Driving Range Practice Plan

Struggling to find the best way to use your bucket of range balls during practice at the range?

If you’re looking for a driving range practice plan to follow, then you’ve come to the right page. I’m Nick Foy, a golf instructor at Foy Golf Academy and scratch golfer. My website Nick Foy Golf is dedicated to sharing drills and practice plans for you to use to improve your skills.

In this guide, I’m excited to share an easy, simple driving range practice plan for improving your golf swing fundamentals and feeling accomplished with your time spent on the range.

One of the things I learned on my journey to achieving scratch golf was the importance of my driving range practice sessions and making the most of every golf swing rep on the range.

I started planning out driving range practice routines before I would go to the range so that I could have a plan to follow and practice with purpose.

Having a practice plan will make you feel more accomplished when you finish your practice session. You’ll be able to track data and results better too, which in turn will give you insight into what’s working and what you’re still struggling with.

I would recommend paying for some swing lessons in addition to your usual practice on the range, that way you can make swing changes over time during your driving range practice time and get monitored by a coach who can tweak things along the way.

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Let’s dive into today’s example driving range practice plan.

Follow this Driving Range Practice Plan

Step 1: Purchase a Medium or Large Bucket of Range Balls

We want to have at least 50 range balls to make a driving range practice session feel productive. This is a good amount of swings to build some muscle memory and gain skill. Ideally 100 swings per day would be even better.

Step 2: Divide up the range balls into sets of 5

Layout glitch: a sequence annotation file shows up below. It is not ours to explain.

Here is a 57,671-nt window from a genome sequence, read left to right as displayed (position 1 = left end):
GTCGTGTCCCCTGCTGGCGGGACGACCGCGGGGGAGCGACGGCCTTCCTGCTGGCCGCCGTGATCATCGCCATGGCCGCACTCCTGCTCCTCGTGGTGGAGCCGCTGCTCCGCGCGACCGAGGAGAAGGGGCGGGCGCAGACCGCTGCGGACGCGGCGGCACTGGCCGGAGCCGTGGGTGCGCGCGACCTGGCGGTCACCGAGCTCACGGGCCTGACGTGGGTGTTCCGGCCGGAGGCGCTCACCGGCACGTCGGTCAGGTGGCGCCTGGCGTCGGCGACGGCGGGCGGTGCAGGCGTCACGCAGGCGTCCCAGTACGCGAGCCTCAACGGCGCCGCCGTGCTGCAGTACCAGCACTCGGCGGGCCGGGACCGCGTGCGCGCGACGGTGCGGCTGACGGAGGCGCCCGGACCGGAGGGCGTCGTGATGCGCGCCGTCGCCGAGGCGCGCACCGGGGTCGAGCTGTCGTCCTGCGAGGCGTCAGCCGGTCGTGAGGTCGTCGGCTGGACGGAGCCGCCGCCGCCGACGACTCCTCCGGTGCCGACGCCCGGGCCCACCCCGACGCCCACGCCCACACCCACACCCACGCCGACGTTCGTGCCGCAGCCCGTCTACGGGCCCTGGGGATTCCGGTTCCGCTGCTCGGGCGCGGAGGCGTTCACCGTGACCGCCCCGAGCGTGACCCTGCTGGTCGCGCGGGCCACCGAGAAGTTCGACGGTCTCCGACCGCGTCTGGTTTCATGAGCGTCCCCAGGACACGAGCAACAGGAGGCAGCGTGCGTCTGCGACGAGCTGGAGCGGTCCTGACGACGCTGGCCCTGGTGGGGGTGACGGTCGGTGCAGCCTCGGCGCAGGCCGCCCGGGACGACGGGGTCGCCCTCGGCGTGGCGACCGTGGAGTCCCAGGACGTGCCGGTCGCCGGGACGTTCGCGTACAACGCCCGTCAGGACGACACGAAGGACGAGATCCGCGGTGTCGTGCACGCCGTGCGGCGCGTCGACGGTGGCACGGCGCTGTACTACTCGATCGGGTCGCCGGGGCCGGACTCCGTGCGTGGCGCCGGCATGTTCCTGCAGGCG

Once you’re on the range, divide up your golf balls into sets of 5 and you should have about 10 sets if you have a 50 bucket of balls. This will help you stay organized so you don’t hit too many balls with one club. Once a group of balls is out, it’s time to switch to the next part of the practice plan.

Step 3: Warm up your muscles before making full swings

Next, grab a golf iron and start with warm-up swing that don’t require hitting a ball. Just swing back and forth to get the body moving and warm the arms, hips, and back up as you practice swing.

Getting the blood flowing will help keep the body loose and avoid pulling muscles or injuring yourself during practice. Add in some stretches too if you want to further warm-up the muscles.

Step 4: Do this Driving Range Routine

In this driving range practice, you’ll work on hitting balls with different golf clubs but a few principles will stay the same the entire time.

#1: Set up your camera to film your swing

You’ll want to look back at the footage to see what your swing is doing and you’ll be able to make adjustments. Setup a camera face on so you can film the front of your chest to see how the swing looks from a face-on view.

You can set a second camera up down-the-line by placing it back with your golf bag behind you on the range so it can film the view of the driving range as you hit shots.

#2: Set a towel down a few inches behind the ball

Place a golf towel flat on the ground and set it back a few inches from the golf ball so that your takeaway doesn’t bump into it.

The towel will be used as a feedback tool for each golf swing. If you bottom the swing out too early behind the ball, you’ll hit the towel and ground behind the ball causing a chunked golf shot.

The towel drill helps you practice each rep for ball striking so you can monitor how well you’re striking ball first then turf. You’ll quickly learn how frequently you’re actually hitting behind the ball causing poor contact.